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The Cagli Media Project
Institute for Education
in International Media
Andrew Ciofalo, Director

Story by Melanie M. Edwards

In America, turning 14 is nothing special. You might get an iPod, clothes or a bicycle for your birthday. But in Cagli, Italy, 14 marks an important rite of passage – that’s when most teens receive their first motorino, also known as freedom on two wheels.

Owning a motor scooter that can travel up to 45 kilometers per hour is a life-changing experience for many teens. No longer do they have to rely on parents, public transportation or their own two feet. With a motorino accelerator in his or her grasp, a teen can just rev up his two-wheeled machine and take off.

Lucia Felici is a 14-year-old resident of Old Cagli who has yet to receive her freedom. She recently had a birthday and is expecting her first motorino within the next couple of weeks from her parents.

Getting a motorino is a rite of passage for many Italian youths. Many feel a sense of freedom as they grip their motorino handles and kick the bike into gear.

Like other girls, Lucia plans to ride fast and let her hair blow in the wind, at least the part that sticks out from under the mandatory helmet. The bike that Lucia’s parents have chosen for her is a Phantom.

Andreina Bartoli, 14, says that like many girls, she chose the Booster “because it is the most feminine-looking one.”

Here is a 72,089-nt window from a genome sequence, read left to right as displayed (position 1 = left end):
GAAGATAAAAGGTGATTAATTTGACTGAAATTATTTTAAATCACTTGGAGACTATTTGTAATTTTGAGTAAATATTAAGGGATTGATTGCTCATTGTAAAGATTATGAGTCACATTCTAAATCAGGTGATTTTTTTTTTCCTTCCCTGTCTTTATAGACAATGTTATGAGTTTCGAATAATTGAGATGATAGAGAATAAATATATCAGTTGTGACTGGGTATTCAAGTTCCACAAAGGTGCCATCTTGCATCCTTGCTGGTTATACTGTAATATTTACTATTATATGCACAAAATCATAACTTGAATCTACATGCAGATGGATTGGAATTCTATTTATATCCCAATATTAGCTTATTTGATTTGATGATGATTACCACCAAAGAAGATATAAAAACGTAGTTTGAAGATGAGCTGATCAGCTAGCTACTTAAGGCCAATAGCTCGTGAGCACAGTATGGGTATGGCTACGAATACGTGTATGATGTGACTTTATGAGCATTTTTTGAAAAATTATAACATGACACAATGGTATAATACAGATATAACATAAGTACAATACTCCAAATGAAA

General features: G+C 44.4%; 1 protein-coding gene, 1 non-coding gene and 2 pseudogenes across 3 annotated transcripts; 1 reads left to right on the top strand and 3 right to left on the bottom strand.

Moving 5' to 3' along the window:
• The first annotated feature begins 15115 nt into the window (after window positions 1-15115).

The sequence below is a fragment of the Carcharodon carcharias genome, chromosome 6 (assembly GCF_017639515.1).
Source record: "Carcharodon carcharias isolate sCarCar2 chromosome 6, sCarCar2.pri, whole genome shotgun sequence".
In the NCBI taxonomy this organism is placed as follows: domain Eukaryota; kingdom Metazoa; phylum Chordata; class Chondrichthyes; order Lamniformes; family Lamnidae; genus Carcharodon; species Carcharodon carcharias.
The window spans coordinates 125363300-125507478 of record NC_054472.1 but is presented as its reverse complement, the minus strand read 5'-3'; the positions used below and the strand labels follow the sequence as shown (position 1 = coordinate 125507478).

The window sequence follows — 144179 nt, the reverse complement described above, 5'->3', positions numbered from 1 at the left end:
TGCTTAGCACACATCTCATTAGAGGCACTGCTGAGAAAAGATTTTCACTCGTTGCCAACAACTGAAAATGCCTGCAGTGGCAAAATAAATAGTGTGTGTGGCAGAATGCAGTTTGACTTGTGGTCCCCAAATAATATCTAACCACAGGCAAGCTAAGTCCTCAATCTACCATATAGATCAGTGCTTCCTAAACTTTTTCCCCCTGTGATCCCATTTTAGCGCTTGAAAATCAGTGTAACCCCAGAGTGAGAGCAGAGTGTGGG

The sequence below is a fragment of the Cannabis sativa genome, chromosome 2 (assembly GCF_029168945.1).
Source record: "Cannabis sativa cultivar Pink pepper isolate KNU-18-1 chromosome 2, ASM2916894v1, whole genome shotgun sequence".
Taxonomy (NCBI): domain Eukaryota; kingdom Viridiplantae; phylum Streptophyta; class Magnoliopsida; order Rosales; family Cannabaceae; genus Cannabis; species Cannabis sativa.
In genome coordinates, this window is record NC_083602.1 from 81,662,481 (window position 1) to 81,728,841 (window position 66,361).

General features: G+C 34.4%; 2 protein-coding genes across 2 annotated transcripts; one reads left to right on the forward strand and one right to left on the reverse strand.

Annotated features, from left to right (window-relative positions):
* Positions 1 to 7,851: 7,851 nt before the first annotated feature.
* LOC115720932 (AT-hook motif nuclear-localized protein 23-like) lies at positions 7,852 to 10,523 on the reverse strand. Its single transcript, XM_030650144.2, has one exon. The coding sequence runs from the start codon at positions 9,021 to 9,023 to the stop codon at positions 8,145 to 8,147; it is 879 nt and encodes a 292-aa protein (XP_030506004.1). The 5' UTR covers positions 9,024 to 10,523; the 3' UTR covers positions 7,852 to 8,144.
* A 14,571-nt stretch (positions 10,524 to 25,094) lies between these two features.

While many teens receive new motorbikes as presents from parents, others buy used ones from friends or family members.

Maffia Palazzetti and Riccardo Vernarecci, both 14, purchased their first motorini from their older bothers. They do not mind riding hand- me-downs; they’re just happy to have wheels.

On a nice early summer night in Cagli, it’s common to hear the loud buzzing sound of motorini in the distance and see teens joy-riding as a group. Andreina described summer riding as “breezier” and more fun. Teens like Lucia who do not have their own bikes do not miss out on the action either; they typically ride on the back of a friend’s bike.

During the school year, motorini give many teens an alternative to riding the bus to and from school. For many years that is how Andreina and Maffia have traveled to school, since they live outside of Cagli.

The laws throughout Italy require that the driver of a motorino be at least 14 and wear a helmet. Drivers under the age of 18 may not drive a bike that exceeds speeds of 45 kilometers per hour. To drive a bigger, faster moto with an engine of up to 150 cubic centimeters, drivers must be 18 or older and have a full-fledged license.

Even with all the joy-riding and racing around, the price of driving a motorino is affordable for most teen drivers. Around Cagli the average price for diesel gas is 1.34 euros a liter, which is equivalent to approximately 6.77 dollars a gallon. An average size car has a 50-liter tank and costs the equivalent of some 90 dollars to fill.

On the other hand, motorini only hold 4 to 5 liters, costing an average of 5 to 6 euro to fill. Motorini with a full tank can drive 400 to 500 kilometers, or up to 310 miles.

Moto Baleani is the biggest used motorino dealer in the Cagli area and sells most motorini for between 2,000 and 3,000 euro. These relevantly low prices and cheap gas costs make motorino riding an affordable means of transport and pastime for the teens in Cagli.

Even though Lucia has yet to own a motorino, she is eagerly waiting for the moment she will have her own freedom on two wheels.

Video by Tami Dixon
Photos by Kristen Conroy
Web Design by Kathryn Gregory